"The works of mercy are charitable actions by which we come to the aid of our neighbor in his spiritual and bodily necessities. Instructing, advising, consoling, comforting are spiritual works of mercy, as are forgiving and bearing wrongs patiently. The corporal works of mercy consist especially in feeding the hungry, sheltering the homeless, clothing the naked, visiting the sick and imprisoned, and burying the dead. Among all these, giving alms to the poor is one of the chief witnesses to fraternal charity: it is also a work of justice pleasing to God.
He who has two coats, let him share with him who has none; and he who has food must do likewise (Lk 3:11). But give for alms those things which are within; and behold, everything is clean for you (Lk 11:41). If a brother or sister is ill-clad and in lack of daily food, and one of you says to them, 'Go in peace, be warmed and filled,' without giving them the things needed for the body, what does it profit? (Jas 2:15-16; cf. 1 Jn 3:17)"- Catechism of the Catholic Church, 2447
For I was hungry and you gave me food, I was thirsty and you gave me drink, a stranger and you welcomed me, naked and you clothed me, ill and you cared for me, in prison and you visited me.' Then the righteous ' – Matthew 25:35-40
1) Instruct the ignorant – "Philip ran up and heard him reading Isaiah the prophet and said, 'Do you understand what you are reading?' He replied, 'How can I, unless someone instructs me?'" – Acts 8:30-31
"It is an illusion to think that faith, tied to weak reasoning, might be more penetrating; on the contrary, faith then runs the grave risk of withering into myth or superstition." The most urgent task today is "to lead people to discover both their capacity to know the truth and their yearning for ultimate and definitive meaning of life." - St. John Paul II, Fides et Ratio, 48 and 102 Lived out in the Archdiocese of Toronto
2) Counsel the doubtful – "If we look at the present time, we can perhaps say what is most urgent to council, provoking questions, in particular questions concerning the meaning of life and the future, "the fundamental questions which pervade human life: Who am I? Where have I come from and where am I going? Why is there evil? What is there after this life?" - St. John Paul II, Fides et Ratio, 1. Lived out in the Archdiocese of Toronto
3) Admonish sinners - "If your brother sins [against you], go and tell him his fault between you and him alone. If he listens to you, you have won over your brother. If he does not listen, take one or two others along with you, so that 'every fact may be established on the testimony of two or three witnesses.' If he refuses to listen to them, tell the church. If he refuses to listen even to the church, then treat him as you would a Gentile or a tax collector." – Matthew 18:15-17. Also known as "fraternal correction," admonishing sinners should never be done as a judgement, but as a service of truth and love, addressing the sinner not as an enemy, but a brother. Lived out in the Archdiocese of Toronto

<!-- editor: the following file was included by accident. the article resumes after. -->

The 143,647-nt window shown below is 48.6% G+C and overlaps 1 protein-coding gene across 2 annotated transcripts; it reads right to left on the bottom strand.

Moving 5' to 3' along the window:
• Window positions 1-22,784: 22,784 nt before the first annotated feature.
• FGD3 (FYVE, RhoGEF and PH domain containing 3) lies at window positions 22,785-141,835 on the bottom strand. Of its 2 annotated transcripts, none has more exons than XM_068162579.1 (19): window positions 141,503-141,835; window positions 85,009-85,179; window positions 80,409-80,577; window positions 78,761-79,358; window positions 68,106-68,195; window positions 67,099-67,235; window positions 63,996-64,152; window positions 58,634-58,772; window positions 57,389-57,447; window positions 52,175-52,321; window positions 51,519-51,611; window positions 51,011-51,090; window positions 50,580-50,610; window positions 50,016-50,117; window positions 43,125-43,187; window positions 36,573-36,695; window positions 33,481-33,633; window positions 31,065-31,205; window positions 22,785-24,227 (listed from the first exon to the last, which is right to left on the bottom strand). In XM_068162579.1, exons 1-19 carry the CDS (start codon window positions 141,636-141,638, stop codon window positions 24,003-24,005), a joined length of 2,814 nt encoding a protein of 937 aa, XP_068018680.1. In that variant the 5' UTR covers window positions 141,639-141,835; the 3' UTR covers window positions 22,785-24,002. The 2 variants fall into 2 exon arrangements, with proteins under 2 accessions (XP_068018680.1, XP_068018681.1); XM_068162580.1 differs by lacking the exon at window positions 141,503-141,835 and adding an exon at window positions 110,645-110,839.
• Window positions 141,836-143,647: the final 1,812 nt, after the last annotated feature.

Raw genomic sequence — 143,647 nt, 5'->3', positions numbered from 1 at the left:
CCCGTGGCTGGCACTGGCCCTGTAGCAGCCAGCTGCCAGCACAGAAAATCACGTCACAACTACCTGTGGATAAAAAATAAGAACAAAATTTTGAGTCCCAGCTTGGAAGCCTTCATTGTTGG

4) Bear wrongs patiently – "He who is slow to anger is better than the mighty, / and he who rules his spirit than he who takes a city." (Pv 16:32).To patiently endure in a free and loving way a relationship with someone who is annoying, unfriendly, boring, sluggish, uncouth, is in line with the love of enemy. It is also an art when this attitude encourages reflection on oneself to discover within us that which is also annoying and unbearable. Lived out in the Archdiocese of Toronto
5) Forgive offences willingly – Love of enemies is Jesus' most demanding requirement and often considered the hallmark of Christian life and conduct. During the Year of Mercy, Pope Francis reminds us of the importance of the sacrament of penance and reconciliation: "So many people, including young people, are returning to the Sacrament of Reconciliation; through this experience they are rediscovering a path back to the Lord, living a moment of intense prayer and finding meaning in their lives. Let us place the Sacrament of Reconciliation at the centre once more in such a way that it will enable people to touch the grandeur of God's mercy with their own hands. For every penitent, it will be a source of true interior peace." - Misericordiae Vultus, 17 Lived out in the Archdiocese of Toronto
6) Comfort the afflicted – God comforts us with the kindness of a shepherd, the affection of a father, the ardor of a bridegroom and a husband and the tenderness of a mother. "Blessed be the God and Father of our Lord Jesus Christ, the Father of compassion and God of all encouragement, who encourages us in our every affliction, so that we may be able to encourage those who are in any affliction with the encouragement with which we ourselves are encouraged by God. For as Christ's sufferings overflow to us, so through Christ does our encouragement also overflow." (2 Cor 1:3-5) Lived out in the Archdiocese of Toronto
7) Pray for the living and the dead – "Whether we realize it or not, prayer is the encounter of God's thirst with ours. God thirsts that we may thirst for him… Christian prayer is a covenant relationship between God and man in Christ." - Catechism of the Catholic Church, 2560 and 2564.
Pontifical Council for the Promotion of the New Evangelization. The Corporal and Spiritual Works of Mercy, Our Sunday Visitor, Huntington, 2015.